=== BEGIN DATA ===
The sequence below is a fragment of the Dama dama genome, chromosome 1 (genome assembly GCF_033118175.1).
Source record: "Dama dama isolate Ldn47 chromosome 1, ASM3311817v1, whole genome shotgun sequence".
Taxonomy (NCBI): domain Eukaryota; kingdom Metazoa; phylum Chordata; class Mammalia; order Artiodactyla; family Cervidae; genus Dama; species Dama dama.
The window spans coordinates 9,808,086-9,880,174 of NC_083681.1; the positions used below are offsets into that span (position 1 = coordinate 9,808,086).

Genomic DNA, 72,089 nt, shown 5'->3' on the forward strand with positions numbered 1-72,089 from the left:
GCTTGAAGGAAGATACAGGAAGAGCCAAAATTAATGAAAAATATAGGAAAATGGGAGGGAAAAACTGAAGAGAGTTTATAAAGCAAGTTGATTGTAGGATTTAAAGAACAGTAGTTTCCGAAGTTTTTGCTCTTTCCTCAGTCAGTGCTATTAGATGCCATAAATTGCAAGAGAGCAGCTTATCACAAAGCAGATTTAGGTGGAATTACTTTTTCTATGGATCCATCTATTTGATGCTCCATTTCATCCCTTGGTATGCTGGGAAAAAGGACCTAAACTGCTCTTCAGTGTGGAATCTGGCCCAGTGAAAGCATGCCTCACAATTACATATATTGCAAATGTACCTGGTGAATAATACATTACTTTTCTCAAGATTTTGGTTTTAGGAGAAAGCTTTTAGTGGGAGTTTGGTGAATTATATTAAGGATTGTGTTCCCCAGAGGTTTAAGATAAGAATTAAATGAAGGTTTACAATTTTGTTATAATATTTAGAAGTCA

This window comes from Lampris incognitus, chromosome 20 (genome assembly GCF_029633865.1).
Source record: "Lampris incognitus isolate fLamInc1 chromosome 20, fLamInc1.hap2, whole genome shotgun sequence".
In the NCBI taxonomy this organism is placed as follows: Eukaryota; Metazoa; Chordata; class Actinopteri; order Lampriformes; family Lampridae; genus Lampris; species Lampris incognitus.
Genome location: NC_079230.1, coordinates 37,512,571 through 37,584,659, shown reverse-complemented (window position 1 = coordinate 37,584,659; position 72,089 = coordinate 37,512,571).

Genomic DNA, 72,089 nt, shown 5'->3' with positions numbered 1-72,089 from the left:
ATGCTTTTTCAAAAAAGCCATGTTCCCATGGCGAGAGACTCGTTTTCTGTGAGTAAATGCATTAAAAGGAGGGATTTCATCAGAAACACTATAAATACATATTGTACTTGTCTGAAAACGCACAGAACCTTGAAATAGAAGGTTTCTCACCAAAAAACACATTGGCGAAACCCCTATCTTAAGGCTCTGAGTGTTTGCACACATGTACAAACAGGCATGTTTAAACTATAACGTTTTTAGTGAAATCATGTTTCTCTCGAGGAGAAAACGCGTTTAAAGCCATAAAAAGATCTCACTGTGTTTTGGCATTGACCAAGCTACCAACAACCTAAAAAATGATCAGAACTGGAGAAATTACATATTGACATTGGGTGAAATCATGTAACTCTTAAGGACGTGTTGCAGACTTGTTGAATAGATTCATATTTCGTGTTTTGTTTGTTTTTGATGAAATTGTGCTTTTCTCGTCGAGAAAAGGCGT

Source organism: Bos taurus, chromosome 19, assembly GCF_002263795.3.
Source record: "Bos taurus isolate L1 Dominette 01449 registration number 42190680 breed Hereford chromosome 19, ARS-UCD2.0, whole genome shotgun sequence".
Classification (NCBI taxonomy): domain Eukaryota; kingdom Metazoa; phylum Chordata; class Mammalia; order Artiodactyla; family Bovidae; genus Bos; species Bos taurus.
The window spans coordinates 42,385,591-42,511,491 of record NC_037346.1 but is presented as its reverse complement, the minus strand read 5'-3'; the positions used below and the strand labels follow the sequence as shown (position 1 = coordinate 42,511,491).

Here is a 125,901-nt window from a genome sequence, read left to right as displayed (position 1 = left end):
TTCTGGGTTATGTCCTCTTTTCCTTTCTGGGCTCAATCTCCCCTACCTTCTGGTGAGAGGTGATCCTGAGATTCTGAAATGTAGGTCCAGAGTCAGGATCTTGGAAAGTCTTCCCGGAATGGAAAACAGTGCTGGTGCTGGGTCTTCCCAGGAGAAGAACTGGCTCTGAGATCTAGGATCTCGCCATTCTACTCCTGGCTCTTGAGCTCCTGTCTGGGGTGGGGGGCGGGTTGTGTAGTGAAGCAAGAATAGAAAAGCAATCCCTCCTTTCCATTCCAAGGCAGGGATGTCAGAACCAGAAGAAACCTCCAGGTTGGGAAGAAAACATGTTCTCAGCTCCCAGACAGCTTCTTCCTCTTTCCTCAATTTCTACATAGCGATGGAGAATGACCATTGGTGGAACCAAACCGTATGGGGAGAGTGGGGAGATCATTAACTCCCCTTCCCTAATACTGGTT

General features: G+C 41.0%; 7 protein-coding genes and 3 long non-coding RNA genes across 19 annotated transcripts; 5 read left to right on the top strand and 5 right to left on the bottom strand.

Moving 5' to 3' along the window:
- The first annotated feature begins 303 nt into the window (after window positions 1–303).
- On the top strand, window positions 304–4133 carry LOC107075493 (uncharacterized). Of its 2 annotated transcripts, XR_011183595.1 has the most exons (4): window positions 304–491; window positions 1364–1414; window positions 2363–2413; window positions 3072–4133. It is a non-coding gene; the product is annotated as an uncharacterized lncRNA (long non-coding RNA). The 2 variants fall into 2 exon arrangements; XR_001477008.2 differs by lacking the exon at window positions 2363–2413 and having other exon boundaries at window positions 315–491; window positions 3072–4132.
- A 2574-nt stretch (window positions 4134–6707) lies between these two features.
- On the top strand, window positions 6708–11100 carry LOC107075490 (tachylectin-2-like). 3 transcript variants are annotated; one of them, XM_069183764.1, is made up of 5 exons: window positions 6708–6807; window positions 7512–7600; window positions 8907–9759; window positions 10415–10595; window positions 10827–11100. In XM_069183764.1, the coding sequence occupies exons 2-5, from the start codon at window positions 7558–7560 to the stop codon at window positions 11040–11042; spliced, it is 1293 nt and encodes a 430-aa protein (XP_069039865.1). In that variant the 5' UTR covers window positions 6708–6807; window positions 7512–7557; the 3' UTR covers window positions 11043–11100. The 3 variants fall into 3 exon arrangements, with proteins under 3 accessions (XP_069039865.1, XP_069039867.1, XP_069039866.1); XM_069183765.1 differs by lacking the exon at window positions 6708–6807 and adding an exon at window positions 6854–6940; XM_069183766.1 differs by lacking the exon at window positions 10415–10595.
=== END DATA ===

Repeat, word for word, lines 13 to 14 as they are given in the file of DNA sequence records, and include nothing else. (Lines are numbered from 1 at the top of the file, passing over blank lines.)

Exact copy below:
Source organism: Bos taurus, chromosome 19, assembly GCF_002263795.3.
Source record: "Bos taurus isolate L1 Dominette 01449 registration number 42190680 breed Hereford chromosome 19, ARS-UCD2.0, whole genome shotgun sequence".